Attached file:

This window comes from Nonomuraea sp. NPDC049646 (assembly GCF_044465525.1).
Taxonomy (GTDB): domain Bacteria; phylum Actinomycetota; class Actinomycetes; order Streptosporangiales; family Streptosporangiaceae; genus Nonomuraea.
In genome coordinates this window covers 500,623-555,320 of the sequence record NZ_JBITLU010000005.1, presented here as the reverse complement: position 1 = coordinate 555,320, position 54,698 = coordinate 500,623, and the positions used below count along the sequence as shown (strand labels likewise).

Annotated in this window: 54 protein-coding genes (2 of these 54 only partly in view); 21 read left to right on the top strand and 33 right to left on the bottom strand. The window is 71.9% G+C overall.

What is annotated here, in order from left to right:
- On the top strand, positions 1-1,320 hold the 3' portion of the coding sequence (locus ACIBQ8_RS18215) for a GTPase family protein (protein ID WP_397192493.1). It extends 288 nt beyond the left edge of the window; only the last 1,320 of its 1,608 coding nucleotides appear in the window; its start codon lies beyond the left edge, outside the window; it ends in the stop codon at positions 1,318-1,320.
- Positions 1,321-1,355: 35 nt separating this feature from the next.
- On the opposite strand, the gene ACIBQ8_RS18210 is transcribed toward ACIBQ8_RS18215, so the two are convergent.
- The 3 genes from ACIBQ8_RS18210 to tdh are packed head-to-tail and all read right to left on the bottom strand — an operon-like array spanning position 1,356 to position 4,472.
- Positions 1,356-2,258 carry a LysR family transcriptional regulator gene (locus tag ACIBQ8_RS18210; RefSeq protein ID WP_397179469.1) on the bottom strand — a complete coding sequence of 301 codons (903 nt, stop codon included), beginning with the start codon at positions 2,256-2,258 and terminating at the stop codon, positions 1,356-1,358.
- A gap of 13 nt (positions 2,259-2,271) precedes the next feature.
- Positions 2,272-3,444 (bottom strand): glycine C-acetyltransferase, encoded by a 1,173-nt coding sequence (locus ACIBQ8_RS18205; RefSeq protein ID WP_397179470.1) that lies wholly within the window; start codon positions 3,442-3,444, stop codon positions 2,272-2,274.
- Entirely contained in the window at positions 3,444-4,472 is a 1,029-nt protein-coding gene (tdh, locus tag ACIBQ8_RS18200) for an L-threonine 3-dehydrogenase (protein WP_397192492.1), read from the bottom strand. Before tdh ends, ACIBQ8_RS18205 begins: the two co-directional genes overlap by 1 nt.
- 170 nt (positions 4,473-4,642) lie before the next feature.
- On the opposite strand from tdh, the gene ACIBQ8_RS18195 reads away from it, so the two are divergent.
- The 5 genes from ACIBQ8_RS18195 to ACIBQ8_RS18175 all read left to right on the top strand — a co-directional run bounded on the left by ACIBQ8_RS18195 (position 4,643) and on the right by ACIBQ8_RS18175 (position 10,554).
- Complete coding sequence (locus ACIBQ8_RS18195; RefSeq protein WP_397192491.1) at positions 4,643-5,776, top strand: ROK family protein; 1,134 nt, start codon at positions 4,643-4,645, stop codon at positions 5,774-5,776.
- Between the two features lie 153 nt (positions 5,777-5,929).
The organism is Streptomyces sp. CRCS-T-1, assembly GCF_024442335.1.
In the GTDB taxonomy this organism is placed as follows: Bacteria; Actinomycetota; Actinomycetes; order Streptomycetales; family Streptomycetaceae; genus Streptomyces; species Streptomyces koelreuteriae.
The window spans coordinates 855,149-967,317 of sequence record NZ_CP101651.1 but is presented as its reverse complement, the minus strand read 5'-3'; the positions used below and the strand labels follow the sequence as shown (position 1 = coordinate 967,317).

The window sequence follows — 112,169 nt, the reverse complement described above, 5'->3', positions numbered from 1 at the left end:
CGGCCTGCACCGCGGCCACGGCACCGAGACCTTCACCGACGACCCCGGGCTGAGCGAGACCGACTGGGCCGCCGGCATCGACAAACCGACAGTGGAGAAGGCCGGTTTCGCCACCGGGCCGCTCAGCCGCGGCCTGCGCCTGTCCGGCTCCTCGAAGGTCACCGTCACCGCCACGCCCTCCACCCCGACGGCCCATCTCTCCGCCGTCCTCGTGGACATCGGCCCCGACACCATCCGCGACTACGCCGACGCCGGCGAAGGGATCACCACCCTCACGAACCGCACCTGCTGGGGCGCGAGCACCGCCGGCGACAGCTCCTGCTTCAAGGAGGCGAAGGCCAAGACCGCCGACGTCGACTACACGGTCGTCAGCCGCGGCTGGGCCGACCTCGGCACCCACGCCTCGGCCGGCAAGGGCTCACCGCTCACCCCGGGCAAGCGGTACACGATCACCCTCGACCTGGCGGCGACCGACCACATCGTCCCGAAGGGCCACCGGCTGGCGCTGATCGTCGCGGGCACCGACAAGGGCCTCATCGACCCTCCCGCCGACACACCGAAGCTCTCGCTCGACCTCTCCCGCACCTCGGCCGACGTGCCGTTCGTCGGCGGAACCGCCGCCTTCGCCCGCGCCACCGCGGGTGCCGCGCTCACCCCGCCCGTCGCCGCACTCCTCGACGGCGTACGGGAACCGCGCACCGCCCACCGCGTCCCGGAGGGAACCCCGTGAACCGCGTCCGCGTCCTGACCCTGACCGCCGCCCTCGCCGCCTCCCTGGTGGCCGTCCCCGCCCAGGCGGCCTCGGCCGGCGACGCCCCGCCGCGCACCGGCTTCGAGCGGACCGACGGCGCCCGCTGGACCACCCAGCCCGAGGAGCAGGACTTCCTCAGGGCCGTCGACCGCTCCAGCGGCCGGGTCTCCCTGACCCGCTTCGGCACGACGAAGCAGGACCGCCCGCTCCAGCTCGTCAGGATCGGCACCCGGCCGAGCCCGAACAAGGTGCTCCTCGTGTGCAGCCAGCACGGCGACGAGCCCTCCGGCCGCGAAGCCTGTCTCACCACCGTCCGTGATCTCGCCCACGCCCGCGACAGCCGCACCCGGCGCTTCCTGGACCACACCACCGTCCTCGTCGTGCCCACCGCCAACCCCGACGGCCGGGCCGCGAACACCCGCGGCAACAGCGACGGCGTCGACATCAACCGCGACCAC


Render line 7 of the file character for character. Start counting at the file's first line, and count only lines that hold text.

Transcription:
- Positions 1,321-1,355: 35 nt separating this feature from the next.